NVDA is an information processor. As the name implies, a processor is software or hardware that processes something. As an immediate example, on a computer or a smartphone, there is a hardware (or a chip) made up of millions to billions of silicon transistors that calculates all sorts of things in a small fraction of a second. Without this calculating chip, computers become just a collection of metals and wires. This is why we call this chip “central processing unit” or CPU for short (there is an ongoing discussion on another forum that compares Intel versus AMD processors, but in essence, processors from both brands operate in the same principle: silicon transistors used to calculate many things at once); the actual internals of CPU’s is beyond the scope of this forum, but suffice to say that CPU’s consist of billions of silicon switches that are turned on or off based on specific rules it understands.

 

Or let’s take a software example: media players. Media player programs such as VLC are experts in encoding and decoding multimedia file formats. These programs read an audio or video file, processes it (determines file format, uses rules to turn that into something that can be played on a screen and/or speakers), then plays them. Just like a CPU hardware, software such as media players consist of many components designed to work together to accomplish something.

 

In the same way, NVDA comes with many components designed to accomplish its goal of information processing. One component is responsible for representing screen content in a way that users and the screen reader can understand. Another set of components represent how users will enter things to their computers, still others respond to events happening on screen, others help NVDA interpret screen content based on built-in rules and customizations by users, some are responsible for dealing with special situations such as web browsers, and another set of modules are responsible for output such as speech synthesis and braille display output. NVDA comes with its own graphical widgets powered by a GUI toolkit, it needs a way to talk to Windows and other apps using operating system facilities, and provides mechanisms to install, run, enable or disable, and remove add-ons (and one day update add-ons).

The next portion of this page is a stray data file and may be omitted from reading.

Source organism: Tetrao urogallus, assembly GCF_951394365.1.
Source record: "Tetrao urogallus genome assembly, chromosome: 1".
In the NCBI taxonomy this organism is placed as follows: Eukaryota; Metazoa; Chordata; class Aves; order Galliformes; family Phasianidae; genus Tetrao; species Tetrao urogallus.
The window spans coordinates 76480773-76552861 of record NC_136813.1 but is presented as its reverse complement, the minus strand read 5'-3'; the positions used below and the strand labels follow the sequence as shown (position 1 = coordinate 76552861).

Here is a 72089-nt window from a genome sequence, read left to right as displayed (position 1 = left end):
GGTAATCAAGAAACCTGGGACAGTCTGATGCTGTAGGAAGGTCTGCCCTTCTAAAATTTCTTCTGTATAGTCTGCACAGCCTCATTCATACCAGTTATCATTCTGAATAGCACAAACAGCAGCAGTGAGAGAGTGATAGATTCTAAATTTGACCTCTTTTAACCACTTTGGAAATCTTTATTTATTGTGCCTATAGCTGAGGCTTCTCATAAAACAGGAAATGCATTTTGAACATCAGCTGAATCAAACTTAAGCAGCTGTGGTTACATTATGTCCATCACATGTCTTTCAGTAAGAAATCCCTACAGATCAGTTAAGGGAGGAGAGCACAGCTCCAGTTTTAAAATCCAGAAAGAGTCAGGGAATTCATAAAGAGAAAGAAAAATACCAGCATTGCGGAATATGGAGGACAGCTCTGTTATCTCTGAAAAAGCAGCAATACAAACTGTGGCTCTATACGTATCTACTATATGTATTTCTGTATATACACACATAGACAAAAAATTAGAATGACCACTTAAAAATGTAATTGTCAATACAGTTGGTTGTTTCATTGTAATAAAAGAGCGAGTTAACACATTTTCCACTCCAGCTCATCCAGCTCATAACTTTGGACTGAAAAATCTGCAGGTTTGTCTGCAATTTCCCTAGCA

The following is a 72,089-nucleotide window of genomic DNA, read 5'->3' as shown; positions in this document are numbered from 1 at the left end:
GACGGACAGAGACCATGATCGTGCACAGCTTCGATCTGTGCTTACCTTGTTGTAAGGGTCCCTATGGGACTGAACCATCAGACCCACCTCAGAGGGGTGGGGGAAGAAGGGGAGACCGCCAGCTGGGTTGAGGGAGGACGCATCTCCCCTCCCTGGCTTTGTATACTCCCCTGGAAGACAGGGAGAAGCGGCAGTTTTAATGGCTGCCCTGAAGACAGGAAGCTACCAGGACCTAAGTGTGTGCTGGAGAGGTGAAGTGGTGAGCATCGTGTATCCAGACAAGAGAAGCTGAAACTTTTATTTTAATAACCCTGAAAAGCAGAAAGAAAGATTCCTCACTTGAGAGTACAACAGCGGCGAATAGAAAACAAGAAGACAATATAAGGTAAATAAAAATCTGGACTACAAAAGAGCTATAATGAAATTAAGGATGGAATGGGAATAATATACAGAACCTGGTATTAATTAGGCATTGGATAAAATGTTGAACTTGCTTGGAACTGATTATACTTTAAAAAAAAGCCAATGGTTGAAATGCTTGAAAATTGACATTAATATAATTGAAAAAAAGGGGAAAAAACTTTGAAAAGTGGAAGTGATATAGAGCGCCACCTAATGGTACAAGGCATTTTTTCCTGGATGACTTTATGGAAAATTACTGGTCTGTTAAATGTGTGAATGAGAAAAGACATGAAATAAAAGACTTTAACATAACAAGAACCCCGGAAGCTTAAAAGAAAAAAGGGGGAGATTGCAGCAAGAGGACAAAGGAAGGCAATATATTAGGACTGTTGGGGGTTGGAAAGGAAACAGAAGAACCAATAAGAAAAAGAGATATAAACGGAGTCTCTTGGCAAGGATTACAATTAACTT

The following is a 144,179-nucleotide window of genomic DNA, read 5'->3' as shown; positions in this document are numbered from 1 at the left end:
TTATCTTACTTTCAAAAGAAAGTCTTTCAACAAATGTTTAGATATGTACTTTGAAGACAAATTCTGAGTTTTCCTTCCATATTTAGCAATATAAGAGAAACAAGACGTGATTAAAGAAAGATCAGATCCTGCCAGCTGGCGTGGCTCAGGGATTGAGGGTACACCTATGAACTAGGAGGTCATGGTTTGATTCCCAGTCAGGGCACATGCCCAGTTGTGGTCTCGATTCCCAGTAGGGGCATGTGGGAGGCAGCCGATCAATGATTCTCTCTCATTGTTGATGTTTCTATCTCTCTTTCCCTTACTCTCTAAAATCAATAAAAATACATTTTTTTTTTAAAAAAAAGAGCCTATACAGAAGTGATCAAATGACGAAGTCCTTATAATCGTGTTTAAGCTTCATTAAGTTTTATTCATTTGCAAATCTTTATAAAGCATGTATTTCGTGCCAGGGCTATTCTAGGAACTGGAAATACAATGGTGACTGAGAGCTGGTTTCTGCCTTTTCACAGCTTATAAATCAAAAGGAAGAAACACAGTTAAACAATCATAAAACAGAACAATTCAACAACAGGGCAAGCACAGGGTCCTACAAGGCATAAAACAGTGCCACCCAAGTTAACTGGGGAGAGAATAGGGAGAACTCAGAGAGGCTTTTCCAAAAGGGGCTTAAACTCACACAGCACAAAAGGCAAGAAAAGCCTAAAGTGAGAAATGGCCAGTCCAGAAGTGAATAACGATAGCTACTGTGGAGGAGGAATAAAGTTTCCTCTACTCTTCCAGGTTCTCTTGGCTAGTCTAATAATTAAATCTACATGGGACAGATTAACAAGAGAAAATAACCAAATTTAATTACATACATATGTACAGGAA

The specific components included in NVDA are:

  • Representing GUI controls: a collection of modules named “NVDAObjects” defines NVDA’s representation of a screen control. At the bottommost layer is an idealized screen control named “NVDA object” (NVDAObjects.NVDAObject), defining properties such as name and role and event handling basics that are common to all screen controls. This object is also responsible for recording developer info upon request (NVDA+F1), with other layers appending more specific information. Not all NVDA object mechanics are defined in the base NVDA object because NVDA needs to handle accessibility API’s (see below). Another basic NVDA object is the window object (NVDAObjects.window.Window) that is the base representation of actual screen control (buttons, checkboxes, document fields, and even app windows are all windows) and provides window functions (such as recording window handle for the screen control) that accessibility API’s and other components rely on.